Are Cherry Blossoms Heralding Dangerous Climate Change?

Published March 19, 2012

Washington DC’s famous cherry blossoms are arriving a little early this year. If you listen to environmental activist groups and their media allies, this is yet another undeniable sign of catastrophic global warming. But is this really the case?

Perhaps we should take a look across the Pacific Ocean and see how the cherry trees are faring in their native Japan. Here is what the Japanese media report regarding 2012 cherry blossoms:

“As Japan’s pink-hued harbingers of spring, the Kawazu cherry blossoms are famous for blooming earlier than other varieties. This year, however, winter’s unusually cold weather has pushed back the blooming of the Kawazu cherry blossoms by about three weeks compared to the average year.”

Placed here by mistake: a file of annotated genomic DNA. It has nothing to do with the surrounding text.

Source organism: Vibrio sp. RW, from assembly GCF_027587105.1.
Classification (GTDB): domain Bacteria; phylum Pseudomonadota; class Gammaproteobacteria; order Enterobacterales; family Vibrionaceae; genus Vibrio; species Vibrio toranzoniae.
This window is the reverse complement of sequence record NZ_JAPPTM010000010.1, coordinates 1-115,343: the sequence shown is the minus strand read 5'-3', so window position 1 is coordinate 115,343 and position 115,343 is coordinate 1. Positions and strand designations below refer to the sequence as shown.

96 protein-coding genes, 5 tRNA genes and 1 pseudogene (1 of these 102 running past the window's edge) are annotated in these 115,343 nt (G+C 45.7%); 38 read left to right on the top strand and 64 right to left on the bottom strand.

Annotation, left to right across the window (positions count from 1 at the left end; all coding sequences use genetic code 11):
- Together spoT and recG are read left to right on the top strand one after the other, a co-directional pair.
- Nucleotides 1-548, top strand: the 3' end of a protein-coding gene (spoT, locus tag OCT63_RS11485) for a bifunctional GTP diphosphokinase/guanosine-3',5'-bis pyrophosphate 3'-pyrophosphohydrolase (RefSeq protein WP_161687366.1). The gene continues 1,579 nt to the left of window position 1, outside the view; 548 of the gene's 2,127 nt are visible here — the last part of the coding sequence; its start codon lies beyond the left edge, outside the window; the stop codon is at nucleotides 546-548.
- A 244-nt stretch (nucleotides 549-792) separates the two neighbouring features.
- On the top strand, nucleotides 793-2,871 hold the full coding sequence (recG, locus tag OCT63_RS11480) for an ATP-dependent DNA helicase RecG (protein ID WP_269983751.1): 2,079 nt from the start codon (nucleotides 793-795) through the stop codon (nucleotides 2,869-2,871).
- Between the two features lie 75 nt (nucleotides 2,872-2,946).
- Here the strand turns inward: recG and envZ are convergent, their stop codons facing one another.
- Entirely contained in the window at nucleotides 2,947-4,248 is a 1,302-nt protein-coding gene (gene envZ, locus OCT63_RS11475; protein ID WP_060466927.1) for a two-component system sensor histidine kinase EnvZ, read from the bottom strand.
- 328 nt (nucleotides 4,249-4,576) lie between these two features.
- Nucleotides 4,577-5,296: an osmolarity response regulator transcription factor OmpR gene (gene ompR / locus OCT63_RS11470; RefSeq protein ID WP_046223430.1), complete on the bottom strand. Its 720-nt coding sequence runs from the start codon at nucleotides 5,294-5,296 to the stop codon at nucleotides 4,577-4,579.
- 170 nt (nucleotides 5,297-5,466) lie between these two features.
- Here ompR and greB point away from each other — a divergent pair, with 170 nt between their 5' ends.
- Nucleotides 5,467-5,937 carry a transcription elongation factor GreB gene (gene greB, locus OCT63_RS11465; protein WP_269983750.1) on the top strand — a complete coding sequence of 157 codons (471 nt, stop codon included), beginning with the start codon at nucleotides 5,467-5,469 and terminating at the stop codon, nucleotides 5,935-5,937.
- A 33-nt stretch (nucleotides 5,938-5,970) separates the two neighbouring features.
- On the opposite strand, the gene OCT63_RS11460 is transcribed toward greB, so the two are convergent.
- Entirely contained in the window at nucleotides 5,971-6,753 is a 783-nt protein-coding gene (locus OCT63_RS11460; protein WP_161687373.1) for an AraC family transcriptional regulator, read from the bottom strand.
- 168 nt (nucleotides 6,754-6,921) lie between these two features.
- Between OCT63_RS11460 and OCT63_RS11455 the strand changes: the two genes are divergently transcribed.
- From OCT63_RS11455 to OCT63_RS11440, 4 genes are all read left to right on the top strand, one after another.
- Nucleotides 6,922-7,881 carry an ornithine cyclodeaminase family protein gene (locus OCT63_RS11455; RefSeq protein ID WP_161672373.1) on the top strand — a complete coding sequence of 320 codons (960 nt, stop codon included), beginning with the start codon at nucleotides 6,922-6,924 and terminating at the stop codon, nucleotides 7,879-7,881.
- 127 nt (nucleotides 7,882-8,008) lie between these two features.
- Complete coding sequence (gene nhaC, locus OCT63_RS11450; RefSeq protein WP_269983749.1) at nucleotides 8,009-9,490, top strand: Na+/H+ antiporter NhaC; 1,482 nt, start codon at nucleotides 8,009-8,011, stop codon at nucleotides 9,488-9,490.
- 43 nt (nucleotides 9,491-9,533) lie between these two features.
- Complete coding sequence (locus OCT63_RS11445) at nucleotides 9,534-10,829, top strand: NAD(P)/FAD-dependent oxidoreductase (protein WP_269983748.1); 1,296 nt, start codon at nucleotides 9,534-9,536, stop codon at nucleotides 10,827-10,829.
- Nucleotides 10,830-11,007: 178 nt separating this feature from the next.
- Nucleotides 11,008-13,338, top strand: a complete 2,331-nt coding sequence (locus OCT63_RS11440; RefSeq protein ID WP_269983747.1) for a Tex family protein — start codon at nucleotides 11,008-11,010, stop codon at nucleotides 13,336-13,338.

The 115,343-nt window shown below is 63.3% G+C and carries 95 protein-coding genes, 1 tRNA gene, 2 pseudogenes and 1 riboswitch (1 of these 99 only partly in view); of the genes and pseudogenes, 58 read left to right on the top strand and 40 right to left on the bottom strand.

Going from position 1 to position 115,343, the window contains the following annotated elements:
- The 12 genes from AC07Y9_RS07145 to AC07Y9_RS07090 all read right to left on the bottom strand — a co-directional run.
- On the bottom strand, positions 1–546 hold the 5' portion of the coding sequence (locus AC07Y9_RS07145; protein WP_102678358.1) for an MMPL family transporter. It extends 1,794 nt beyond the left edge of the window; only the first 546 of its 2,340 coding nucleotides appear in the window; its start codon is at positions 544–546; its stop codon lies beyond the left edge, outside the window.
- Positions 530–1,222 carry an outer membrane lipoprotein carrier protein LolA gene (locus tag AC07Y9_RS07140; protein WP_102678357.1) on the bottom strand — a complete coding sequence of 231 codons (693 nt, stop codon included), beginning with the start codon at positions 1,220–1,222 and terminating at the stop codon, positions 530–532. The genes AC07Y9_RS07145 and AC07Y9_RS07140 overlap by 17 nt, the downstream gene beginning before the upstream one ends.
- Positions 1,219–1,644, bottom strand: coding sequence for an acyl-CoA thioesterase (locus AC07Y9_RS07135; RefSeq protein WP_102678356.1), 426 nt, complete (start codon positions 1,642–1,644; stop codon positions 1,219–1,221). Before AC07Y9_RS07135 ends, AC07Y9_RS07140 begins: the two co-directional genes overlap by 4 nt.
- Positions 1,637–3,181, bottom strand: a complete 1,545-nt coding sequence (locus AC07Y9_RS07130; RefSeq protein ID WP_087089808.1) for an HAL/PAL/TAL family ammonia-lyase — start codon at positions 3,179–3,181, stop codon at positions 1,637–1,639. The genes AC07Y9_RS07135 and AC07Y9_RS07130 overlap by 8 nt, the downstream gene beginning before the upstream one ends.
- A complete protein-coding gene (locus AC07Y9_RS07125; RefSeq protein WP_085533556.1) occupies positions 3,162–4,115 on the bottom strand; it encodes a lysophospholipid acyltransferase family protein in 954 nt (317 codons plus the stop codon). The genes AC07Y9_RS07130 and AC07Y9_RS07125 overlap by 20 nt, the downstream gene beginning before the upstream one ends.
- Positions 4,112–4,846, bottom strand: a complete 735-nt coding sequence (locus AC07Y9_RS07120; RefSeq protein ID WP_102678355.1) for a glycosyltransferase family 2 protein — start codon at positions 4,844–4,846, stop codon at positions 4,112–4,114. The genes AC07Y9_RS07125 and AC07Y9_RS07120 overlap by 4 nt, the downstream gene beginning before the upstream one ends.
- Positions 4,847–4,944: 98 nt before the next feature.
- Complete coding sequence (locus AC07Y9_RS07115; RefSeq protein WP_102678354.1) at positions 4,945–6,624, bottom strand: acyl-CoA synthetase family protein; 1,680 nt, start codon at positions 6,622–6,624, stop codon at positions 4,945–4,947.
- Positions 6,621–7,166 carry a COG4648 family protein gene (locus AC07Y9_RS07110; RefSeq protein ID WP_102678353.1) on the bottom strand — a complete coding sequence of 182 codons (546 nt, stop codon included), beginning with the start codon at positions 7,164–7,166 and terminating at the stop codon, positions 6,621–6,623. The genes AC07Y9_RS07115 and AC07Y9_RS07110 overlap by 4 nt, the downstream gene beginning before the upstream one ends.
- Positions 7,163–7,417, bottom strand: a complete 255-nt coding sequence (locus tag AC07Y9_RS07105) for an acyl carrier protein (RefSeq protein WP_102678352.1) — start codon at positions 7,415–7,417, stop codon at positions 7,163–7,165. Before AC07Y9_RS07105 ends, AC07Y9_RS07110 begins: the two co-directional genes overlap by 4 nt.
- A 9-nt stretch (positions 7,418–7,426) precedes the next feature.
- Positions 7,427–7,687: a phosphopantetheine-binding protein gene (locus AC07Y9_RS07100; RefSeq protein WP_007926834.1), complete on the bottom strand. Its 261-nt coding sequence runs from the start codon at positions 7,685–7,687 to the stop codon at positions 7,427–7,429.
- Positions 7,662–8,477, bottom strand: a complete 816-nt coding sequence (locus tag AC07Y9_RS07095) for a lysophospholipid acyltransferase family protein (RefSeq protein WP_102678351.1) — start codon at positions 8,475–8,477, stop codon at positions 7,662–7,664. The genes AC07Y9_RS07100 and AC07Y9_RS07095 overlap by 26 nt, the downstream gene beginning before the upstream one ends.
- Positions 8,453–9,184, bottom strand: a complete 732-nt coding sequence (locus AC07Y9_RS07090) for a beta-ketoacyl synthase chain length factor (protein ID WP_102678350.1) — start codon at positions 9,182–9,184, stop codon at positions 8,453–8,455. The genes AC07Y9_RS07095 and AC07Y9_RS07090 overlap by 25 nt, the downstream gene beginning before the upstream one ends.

The report continues:

“The cherry blossoms along the Kawazugawa river were finally in full bloom on March 9. Despite the temperature being a chilly 9 degrees on a rainy day, cherry blossom lovers turned out to view the first sign of the coming of spring.

“Anticipating a normal year, the Kawazu Cherry Blossom Festival was originally scheduled to run from Feb. 5 to March 10. But the festival has now been extended to March 18 because of the late-blooming sakura. ‘This is the first time the cherry blossoms have been this late in blooming,’ said Hiroko Shimazaki, Kawazu Tourist Association secretary-general.”

It’s pretty amusing that the global warming scare stories about slightly early cherry blossoms in Washington DC this year fail to mention how the cherry blossoms in Japan are blooming later than ever before.

It is also amusing how alarmists for the past two years have bombarded us with claims that Washington DC’s recent severe winters are caused by global warming. Now that we have a mild and short winter, this too is caused by global warming?